Most businesses have a website, but what about the policies behind the pages – how many have all the policies they need and what should they say?
There are five policies a business should consider having on its website. They should be easily accessible and cover the main ways visitors interact with the site and how data is handled. Which policies you need depends very much on the nature of your site and you should take advice regarding those that may be applicable to your business.
Key website policies - an overview of what they should contain.
- Govern the actual access to the website
- State the fees payable to access the website (if any)
- Prohibit unauthorised use/disclosure of passwords
- Protect your intellectual property on the website
- Offer you protection in the unfortunate circumstances where a virus has caused damage to a user's property.
- Allow you the rights to reproduce, distribute, etc the intellectual property uploaded by a user
- Governs behaviour on the site
- Most relevant where interactive services are provided
- Prohibits unauthorised reproduction of material
- Prohibits unacceptable behaviour, eg, hacking
- Allows the website owner to remove offending material or suspend a user’s right to access the site
- Provides the website owner with contractual remedies for breach of standards imposed and offers a level of protection where that breach is investigated
- Assists in compliance with data protection legislation
- Informs a user on how data will be collected, stored and used
- Allows controller to obtain an individual’s implied consent to processing activities. Remember explicit consent is needed for sensitive data, e.g. data that reveals a person’s racial or ethnic origin, political, religious or philosophical beliefs, trade union membership, health or sex life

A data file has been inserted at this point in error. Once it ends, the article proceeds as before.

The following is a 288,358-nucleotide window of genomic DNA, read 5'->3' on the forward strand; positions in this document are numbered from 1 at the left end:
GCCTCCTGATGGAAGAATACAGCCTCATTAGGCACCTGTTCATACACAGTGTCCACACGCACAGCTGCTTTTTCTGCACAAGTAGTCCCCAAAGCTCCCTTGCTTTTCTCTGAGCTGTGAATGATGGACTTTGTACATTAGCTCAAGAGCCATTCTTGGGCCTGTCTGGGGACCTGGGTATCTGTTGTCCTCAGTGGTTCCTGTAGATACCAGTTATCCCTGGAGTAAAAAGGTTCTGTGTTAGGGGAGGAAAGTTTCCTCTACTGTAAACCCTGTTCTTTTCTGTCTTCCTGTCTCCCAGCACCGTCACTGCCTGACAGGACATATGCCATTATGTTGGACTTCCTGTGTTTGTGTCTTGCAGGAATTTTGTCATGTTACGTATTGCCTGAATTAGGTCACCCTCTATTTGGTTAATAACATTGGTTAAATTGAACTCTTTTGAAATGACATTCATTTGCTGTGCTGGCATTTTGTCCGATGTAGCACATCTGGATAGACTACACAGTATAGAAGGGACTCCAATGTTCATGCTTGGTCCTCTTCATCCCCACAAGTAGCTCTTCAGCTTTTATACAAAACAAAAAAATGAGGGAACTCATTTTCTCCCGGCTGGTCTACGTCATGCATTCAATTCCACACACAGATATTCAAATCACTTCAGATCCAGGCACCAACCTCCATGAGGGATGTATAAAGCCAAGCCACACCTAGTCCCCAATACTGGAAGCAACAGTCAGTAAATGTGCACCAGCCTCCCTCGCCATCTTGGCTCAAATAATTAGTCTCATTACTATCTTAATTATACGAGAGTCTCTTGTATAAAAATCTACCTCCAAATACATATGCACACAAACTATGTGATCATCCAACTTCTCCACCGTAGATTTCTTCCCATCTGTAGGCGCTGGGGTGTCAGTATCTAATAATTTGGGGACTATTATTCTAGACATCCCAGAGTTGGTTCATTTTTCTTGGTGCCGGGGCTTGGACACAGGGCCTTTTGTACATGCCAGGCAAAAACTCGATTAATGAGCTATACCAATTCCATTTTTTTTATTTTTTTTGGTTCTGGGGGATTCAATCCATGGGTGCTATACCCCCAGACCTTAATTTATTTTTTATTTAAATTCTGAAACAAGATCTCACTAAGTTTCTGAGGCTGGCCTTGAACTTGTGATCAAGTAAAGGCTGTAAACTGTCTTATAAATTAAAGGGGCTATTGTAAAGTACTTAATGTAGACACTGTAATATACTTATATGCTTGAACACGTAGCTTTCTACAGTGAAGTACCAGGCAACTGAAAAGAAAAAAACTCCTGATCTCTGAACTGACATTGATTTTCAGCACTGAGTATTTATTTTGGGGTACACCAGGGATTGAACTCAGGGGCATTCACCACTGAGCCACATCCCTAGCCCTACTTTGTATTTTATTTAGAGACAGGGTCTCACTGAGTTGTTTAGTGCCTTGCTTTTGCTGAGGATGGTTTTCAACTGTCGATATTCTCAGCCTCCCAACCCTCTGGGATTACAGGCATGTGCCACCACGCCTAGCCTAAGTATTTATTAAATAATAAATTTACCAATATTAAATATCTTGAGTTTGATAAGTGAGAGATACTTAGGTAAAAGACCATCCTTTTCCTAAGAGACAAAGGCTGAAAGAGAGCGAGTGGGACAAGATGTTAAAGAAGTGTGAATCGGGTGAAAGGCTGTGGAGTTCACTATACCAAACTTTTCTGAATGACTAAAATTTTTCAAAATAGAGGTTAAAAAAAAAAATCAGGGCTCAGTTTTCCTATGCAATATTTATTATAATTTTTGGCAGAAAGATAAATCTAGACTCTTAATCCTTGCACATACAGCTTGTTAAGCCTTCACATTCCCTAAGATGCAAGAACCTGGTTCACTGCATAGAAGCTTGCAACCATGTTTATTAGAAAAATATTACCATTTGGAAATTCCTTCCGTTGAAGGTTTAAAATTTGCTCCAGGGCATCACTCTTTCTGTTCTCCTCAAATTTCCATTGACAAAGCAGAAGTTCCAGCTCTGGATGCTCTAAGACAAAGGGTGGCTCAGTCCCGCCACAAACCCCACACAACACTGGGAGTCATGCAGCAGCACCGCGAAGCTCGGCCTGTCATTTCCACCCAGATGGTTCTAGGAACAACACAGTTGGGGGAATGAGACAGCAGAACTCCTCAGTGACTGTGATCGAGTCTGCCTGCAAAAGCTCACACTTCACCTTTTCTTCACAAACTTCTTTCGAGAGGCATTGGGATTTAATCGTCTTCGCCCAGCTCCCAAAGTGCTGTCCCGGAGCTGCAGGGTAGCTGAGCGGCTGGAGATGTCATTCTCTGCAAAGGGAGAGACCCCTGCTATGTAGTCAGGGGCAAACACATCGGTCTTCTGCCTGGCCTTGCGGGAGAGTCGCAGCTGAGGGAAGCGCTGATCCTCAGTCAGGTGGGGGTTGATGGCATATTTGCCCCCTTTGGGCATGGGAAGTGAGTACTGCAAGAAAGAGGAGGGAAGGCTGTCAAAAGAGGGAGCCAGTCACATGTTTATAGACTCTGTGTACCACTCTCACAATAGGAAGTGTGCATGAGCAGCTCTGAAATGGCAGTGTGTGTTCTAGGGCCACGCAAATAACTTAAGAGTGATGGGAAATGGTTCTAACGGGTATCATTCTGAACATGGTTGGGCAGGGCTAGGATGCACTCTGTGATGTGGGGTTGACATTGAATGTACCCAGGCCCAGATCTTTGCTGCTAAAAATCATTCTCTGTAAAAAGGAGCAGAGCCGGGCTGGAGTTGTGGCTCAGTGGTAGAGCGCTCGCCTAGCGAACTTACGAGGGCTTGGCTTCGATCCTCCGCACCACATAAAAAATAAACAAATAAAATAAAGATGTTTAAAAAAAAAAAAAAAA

- Are minors likely to use your site? Be wary of enhanced protections
- A person should have the chance to read these terms before submitting data
- There are binding obligations on your controller, a policy can assist
- Details of any data processor should be included
- Where is your data stored? Does it comply with EU law?
- Clear and comprehensive information about purposes for which cookies are stored and accessed.
- Consent to cookies, usually in the form of a pop-up banner
- Prompts you to look at the cookies you are collecting
- Information linked in a prominent place on the website
Terms and conditions
- Terms and conditions of business for the sale of goods and/or supply of services where applicable
- Terms will depend on the business and the types of goods and services sold
- Particularly important if you sell direct from your website as you will be making a contract with your customer
- Do you sell to consumers? Consumers enjoy enhanced protections
- Don’t get caught out by forgetting the right to cancel a contract
- Can you deliver?
In the same way that there is no such thing as a ‘standard’ business, there is no such thing as a standard set of policies for a website. Correctly drafted policies are a valuable tool that protects your business and the way you trade.